I used to enjoy this sort of stuff as methadone-grade jingle jangle but I can’t stand it now. I’m amazed by the affection felt for Semi sonic and their ilk. Like raving about Gap clothing or Clark’s shoes (the plastic soled ones Geography teachers wear, not the desert boots). I’m not trying to be snarky, I’m just really surprised!

    The lack of ambition is galling: with these sort of bands I always get the impression that they’re quite musically literate and technically adept but for some reason (commerce?) choose to be this boring.

    The first band to be called power pop I think were The Who, who, in the mid sixties had both the catchy hooks and

  29. 129
    tm on 16 Jan 2014 #

    a feral kinesis thanks to Moon and Entwistle. By comparison, these sort of bands seem to lack both power and pop.

  30. 130
    redhairkid on 26 Jan 2014 #

    Had lost all interest in the charts by this stage but I did like this one. Gets an 8 from me.

  31. 131
    Middlerabbit on 7 Apr 2014 #

    I remember this record and I’m not prepared to listen to it again as a result of disliking it quite substantially at the time.

    What I recall about it is this: every time a DJ played it, or it was on telly, someone would pipe up ‘Oh, that’s a quirky song, isn’t it? None of it rhymes!’

    Which, added to the overall non-threatening-every-member-of-the-band-looks-like-an-extra-in-‘Friends’ feel, left me feeling nausea at the purposeful inoffensiveness of the entire shebang.

    I have never seen an entire episode of Friends. Until recently, I never even got past the start bit where they’re all faffing about in a fountain. It made me feel sick. Not because of outside water based hi-jinks, but because I knew what they were doing and I knew why they were doing it and I knew the sort of people who’d suggest such a thing and I wanted no part of it. Not for me.

    There’s a word for this sort of thing, from where I come from and that word is ‘nunty’. I won’t go into it here, but if you’re wondering what ‘nunty’ means, listen to this record. Everything about it is Nunty.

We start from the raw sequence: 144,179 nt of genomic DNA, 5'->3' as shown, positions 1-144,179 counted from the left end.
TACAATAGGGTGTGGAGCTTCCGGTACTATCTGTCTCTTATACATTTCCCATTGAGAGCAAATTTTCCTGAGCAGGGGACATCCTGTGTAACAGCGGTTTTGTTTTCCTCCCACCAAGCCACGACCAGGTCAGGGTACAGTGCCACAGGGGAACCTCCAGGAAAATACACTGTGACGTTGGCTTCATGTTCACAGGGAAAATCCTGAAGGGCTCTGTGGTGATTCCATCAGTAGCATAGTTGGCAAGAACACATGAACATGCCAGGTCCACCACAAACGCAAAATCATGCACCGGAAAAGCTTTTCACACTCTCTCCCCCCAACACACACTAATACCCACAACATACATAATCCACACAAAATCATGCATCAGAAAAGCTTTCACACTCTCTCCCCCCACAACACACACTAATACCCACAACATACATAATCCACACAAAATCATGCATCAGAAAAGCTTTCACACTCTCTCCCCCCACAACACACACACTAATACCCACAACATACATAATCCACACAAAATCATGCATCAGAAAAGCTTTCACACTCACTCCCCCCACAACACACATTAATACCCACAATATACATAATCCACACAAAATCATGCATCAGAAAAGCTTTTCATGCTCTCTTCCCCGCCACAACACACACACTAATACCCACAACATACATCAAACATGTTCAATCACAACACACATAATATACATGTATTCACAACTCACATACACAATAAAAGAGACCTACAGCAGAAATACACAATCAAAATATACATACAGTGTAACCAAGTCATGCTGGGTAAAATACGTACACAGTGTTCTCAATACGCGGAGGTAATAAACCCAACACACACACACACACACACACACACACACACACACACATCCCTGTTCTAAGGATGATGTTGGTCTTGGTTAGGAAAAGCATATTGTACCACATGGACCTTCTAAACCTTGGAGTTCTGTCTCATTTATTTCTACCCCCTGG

Deep Blue Something. A band who wanted to be perceived as something in particular, but with no desire to actually work at whatever it was they wanted to be perceived as.

    Ironically, for a one hit wonder, this is career rock at its very worst. Don’t know what else to do? Let’s be in a band. Is that allowed? Let’s not offend anyone and maybe they’ll let us do it forever.

    Turgid and wrong.


  32. 132
    Mark M on 19 Aug 2014 #

    Busker watch: a trio were playing Breakfast At Tiffany’s by the river in front of Tate Modern at lunchtime. They were doing reedy but agreeable harmonies and adding a bit of rhythmic dynamism on their acoustic guitars. Which is to say, they sounded better than the record. Nonetheless, I felt no urge to linger.
    I’ve become pro any busker(s) who isn’t(aren’t) the blokes by the wobbly bridge doing the same bloody Bob bloody Marley bloody songs every day. I know it’s not their fault, it’s the market. I wonder how much I’d have to offer to get them to have a go at Two Sevens Clash or Police And Thieves…
    There was a guy with an 808 (or something that sounded like one), doing live techno one day. That was a bit different at least.

  33. 133
    Erithian on 2 Feb 2016 #

    Rereading this thread, Mr Mexico’s “And I said, what about, Sex Lives of the Potato Men?” was a real spit-coffee-on-keyboard moment. Rendering a not particularly interesting conversation as a tune so it doesn’t scan and there isn’t much to it, you’re doing rather well to have a hit with it. I suppose there is a bit of quirky originality to the idea, but it’s far from convincing. I like the little guitar figure at the end of the chorus, and there’s a nice little bass cluster leading into the third chorus, but beyond that …